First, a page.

Yaprak’s 13 years old – every week she travels from her village in the mountains of eastern Turkey to her boarding school an hour away. Speaking for her companions, she says:
‘We have an aim. We are going to study. I want to study until the end. I want to finish university. I want to have a job.’
The eastern Turkish province of Van is home to Turks, Armenians and Kurds. Conflict between these communities has exacerbated poor living conditions. Now, the Turkish government has extended compulsory education for all children, including girls, up to the age of 14. Where traditionally education is taken ‘out’ to remote villages, the Turkish approach is to bring the children to the schools. Children in Turkey are either being transported into towns and cities or even sent to boarding schools. The reasoning is that the standards of remote education centres are difficult to monitor and maintain. In addition, by bringing children together from different communities it is hoped cultural and social differences will be overcome. Is this a workable solution? Parents are often reluctant to send their children, particularly girls, on arduous and often dangerous journeys just to attend school. Will they be convinced that it’s important that their children spend eight years at school? How will they be convinced that this is a good idea?
Turkey is a country where literacy and education rates have traditionally lagged behind neighbours like Greece and Bulgaria. In 1997, it embarked on an ambitious campaign targeting those most deprived of education – young teenage girls.
Yaprak’s part of the country’s massive education drive, 8 years compulsory schooling for all children – adding an extra three more years of study to the existing five years of mandatory learning. It’s costing Turkey $3 billion dollars a year to achieve these ambitions. The aim is to ensure that 11-13 year olds don’t miss out and to bring education levels closer to European standards, as Turkey works towards becoming a member of the European Union.
Dr Huseyin Celik, Minister of Education, explains: ‘Turkey is working hard to be part of the civilised world in every area. Turkey does not want to be perceived as a third-world country and the most important pre-requisite to being part of the civilised world is education.’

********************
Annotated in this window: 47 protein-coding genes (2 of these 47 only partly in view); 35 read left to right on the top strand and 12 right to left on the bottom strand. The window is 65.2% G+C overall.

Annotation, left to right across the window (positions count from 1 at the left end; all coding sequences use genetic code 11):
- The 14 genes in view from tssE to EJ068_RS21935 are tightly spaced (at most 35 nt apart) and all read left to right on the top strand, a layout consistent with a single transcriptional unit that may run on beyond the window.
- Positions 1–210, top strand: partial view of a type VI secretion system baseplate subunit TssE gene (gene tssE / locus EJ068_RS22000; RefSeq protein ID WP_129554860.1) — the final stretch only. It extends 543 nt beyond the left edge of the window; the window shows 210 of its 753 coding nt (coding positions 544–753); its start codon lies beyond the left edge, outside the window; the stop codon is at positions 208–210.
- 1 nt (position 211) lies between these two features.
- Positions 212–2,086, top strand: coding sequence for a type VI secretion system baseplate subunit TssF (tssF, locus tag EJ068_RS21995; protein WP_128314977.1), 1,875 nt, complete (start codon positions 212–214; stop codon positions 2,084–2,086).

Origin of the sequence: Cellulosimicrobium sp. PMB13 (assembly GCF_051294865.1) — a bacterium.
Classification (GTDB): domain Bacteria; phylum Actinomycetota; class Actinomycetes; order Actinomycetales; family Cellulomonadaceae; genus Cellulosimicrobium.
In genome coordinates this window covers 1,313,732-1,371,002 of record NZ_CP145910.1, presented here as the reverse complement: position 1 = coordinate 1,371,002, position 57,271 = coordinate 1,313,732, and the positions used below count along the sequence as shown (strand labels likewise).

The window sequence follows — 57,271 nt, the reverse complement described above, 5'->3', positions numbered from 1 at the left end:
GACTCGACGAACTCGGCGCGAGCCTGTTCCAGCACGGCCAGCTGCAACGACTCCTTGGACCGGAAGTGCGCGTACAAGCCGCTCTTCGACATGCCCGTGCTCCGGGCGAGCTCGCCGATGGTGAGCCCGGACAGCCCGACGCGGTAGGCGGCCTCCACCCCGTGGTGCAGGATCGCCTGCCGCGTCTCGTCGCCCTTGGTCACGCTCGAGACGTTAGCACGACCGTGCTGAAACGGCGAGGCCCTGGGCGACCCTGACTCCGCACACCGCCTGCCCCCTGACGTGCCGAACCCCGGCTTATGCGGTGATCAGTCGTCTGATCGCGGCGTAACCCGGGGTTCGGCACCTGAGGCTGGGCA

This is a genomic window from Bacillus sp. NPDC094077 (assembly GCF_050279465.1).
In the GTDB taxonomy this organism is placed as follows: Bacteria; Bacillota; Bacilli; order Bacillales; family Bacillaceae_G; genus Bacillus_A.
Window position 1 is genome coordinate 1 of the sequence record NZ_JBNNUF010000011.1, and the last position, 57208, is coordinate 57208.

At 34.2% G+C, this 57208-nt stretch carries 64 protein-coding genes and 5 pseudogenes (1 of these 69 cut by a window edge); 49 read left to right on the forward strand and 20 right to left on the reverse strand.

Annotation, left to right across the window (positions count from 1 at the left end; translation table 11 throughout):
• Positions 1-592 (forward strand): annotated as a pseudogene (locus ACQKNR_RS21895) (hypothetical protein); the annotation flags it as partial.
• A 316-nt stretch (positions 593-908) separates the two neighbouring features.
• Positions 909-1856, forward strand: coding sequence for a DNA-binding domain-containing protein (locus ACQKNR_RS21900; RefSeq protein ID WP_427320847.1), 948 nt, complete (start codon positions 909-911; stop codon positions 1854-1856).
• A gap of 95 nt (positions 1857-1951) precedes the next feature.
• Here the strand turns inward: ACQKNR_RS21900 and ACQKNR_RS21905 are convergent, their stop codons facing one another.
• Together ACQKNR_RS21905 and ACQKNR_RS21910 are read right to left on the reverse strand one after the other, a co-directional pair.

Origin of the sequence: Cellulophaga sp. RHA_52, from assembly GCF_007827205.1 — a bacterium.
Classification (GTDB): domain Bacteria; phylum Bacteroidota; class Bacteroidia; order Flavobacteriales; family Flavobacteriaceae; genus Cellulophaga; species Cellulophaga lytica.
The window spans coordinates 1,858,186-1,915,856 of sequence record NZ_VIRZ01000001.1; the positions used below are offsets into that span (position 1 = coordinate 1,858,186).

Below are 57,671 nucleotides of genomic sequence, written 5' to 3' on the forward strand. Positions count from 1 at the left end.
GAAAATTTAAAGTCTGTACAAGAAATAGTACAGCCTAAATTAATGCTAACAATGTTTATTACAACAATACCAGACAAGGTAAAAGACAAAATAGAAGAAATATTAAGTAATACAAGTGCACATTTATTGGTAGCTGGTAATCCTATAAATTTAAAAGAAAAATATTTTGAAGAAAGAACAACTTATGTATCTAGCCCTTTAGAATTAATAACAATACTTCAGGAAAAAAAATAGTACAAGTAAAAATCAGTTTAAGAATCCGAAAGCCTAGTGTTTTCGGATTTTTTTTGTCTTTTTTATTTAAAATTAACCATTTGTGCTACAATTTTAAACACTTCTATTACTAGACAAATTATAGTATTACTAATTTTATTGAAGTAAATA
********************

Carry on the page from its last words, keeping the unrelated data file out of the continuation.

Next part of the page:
So far, this year, for the first time in its history, Turkey’s spending more on education than defence. Before 1997, one in three rural children aged 11-13 were not in school – most were girls. Turkey’s ‘big bang’ approach to education reform meant that almost overnight rural families were forced to send their children to nearby towns – to complete the three more years of study. And as a result, school enrolments for rural girls have soared.
Yaprak along with 400 other girls are enrolled at the only boarding school in Ercis – one of 14 created especially for rural children in the remote eastern province of Van on the border with Iran.
Yaprak’s mother is pleased that her daughter has this opportunity – which she herself never had. ‘In our time they were reading the Koran and women were covered, there were no schools. Now there are schools – the situation is different’¦ I like the idea of her becoming a doctor. God willing she will become a doctor.’
There is still resistance in conservative areas like these to the idea of proper education for girls. Amberin Zaman, The Economist‘s correspondent in Turkey, explains: ‘The fact that it’s mandatory is terribly important because especially in rural areas – short of criminalising not sending children to school, people very often wouldn’t send their children to school.’
And this is confirmed by one of the day school pupils, Nurhan Altun: ‘We all want to study but some of our families might not send us if it wasn’t compulsory.’
The reforms involve the closing of many small rural schools, building larger urban day and boarding schools and prohibiting children under 15 from working – major changes in the lives of poor rural families. Almost 150,000 children are now enrolled in boarding schools – a third are girls.
Yaprak’s father is supportive: ‘I’m very happy. I’m doing my best, I’m helping her schooling, I’m encouraging the other girls in the village who aren’t attending to go to school . I’m telling other people that my daughter’s attending and they too should send their daughters.’
Kiymet, her oldest sister, now 22, regrets that compulsory education came too late for her. ‘I wasn’t able to go, if I had a chance now I would continue from where I had left off but I don’t think I have that chance because they say it’s your time to get married.’
But not everyone sees it as progress. ‘It’s a very male-dominated part of the country,’ says Amberin Zaman.’ It’s a part of the country where still today unfortunately girls are murdered for such heinous crimes as going to the cinema with a man who’s neither her husband or her relative so it’s very difficult to overcome these cultural and religious barriers.’